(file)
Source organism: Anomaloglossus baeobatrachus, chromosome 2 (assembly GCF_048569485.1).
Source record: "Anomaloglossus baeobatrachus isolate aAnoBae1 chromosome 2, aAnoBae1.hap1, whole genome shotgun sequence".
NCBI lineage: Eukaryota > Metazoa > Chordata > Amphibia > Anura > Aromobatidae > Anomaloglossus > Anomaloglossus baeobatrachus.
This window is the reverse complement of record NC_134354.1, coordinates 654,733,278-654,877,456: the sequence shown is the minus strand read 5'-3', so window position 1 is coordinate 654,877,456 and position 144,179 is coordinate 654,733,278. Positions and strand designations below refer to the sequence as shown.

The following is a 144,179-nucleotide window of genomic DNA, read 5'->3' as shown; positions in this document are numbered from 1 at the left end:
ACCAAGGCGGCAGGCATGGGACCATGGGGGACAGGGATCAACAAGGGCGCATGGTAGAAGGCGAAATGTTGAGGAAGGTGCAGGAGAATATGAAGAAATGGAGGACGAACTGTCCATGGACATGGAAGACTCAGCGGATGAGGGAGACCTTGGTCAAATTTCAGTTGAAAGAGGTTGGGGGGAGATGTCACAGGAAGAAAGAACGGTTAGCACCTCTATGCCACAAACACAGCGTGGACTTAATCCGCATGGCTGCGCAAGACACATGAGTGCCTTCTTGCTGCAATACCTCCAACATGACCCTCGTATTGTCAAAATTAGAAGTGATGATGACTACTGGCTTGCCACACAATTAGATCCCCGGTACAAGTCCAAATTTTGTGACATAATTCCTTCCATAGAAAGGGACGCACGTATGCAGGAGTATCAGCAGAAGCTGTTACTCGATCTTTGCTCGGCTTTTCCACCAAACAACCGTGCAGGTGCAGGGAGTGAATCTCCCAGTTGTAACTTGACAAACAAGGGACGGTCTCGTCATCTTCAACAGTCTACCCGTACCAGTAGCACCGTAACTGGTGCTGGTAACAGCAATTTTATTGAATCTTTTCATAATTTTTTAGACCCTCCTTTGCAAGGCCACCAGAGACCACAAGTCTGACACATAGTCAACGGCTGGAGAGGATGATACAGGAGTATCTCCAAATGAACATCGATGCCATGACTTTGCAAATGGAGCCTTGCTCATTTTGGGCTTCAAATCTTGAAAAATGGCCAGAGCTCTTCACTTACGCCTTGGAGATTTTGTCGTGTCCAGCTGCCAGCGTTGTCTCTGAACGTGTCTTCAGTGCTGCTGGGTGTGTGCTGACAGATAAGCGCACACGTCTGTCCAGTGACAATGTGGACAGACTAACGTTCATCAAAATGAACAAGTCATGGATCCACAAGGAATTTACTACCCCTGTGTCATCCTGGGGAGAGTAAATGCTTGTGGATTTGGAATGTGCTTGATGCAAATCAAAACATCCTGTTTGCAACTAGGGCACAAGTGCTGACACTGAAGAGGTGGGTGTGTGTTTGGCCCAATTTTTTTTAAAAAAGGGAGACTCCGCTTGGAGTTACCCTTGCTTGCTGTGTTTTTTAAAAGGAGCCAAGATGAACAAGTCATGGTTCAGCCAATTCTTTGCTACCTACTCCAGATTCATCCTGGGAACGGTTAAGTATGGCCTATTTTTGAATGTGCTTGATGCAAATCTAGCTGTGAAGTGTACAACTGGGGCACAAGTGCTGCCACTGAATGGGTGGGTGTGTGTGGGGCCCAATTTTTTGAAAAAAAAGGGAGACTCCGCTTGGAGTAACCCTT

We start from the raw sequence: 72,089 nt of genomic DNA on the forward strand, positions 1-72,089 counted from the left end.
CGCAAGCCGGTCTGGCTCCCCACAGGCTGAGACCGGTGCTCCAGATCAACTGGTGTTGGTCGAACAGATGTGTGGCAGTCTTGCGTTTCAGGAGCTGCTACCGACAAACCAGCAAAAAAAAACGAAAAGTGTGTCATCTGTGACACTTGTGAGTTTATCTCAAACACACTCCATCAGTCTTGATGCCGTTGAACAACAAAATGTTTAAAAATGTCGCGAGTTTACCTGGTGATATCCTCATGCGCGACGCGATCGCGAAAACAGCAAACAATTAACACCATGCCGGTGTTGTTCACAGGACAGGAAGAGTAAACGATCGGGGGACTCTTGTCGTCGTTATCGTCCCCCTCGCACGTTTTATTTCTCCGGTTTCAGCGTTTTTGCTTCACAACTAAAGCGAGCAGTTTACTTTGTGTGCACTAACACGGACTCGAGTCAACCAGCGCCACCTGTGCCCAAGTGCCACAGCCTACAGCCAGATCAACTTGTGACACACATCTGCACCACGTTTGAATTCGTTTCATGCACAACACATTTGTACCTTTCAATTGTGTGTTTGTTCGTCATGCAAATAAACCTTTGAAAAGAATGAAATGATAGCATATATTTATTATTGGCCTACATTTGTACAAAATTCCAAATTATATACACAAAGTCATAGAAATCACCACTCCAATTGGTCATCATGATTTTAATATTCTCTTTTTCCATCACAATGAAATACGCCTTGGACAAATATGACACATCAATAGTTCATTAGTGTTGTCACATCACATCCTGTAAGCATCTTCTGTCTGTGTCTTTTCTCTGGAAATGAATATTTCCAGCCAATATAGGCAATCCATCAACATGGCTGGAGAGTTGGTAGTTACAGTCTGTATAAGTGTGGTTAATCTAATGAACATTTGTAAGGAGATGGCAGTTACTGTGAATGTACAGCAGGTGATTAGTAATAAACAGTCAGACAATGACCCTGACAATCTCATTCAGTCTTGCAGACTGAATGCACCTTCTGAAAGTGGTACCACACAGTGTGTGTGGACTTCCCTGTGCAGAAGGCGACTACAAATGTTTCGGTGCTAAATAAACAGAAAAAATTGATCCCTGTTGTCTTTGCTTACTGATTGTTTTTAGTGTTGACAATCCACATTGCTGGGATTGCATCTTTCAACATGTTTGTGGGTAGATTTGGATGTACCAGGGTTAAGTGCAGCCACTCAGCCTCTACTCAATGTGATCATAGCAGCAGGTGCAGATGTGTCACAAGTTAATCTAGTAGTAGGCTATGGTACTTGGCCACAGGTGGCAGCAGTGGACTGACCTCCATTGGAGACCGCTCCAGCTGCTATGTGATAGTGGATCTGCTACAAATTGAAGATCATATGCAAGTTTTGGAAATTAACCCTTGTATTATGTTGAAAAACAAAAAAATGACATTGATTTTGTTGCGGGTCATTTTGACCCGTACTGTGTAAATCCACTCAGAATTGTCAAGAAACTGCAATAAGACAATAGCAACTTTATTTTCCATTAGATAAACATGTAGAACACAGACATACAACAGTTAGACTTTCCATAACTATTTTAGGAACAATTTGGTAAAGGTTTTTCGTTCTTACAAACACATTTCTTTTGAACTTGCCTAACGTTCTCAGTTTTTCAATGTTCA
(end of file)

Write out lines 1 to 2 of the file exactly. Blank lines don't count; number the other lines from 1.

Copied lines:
Source organism: Anomaloglossus baeobatrachus, chromosome 2 (assembly GCF_048569485.1).
Source record: "Anomaloglossus baeobatrachus isolate aAnoBae1 chromosome 2, aAnoBae1.hap1, whole genome shotgun sequence".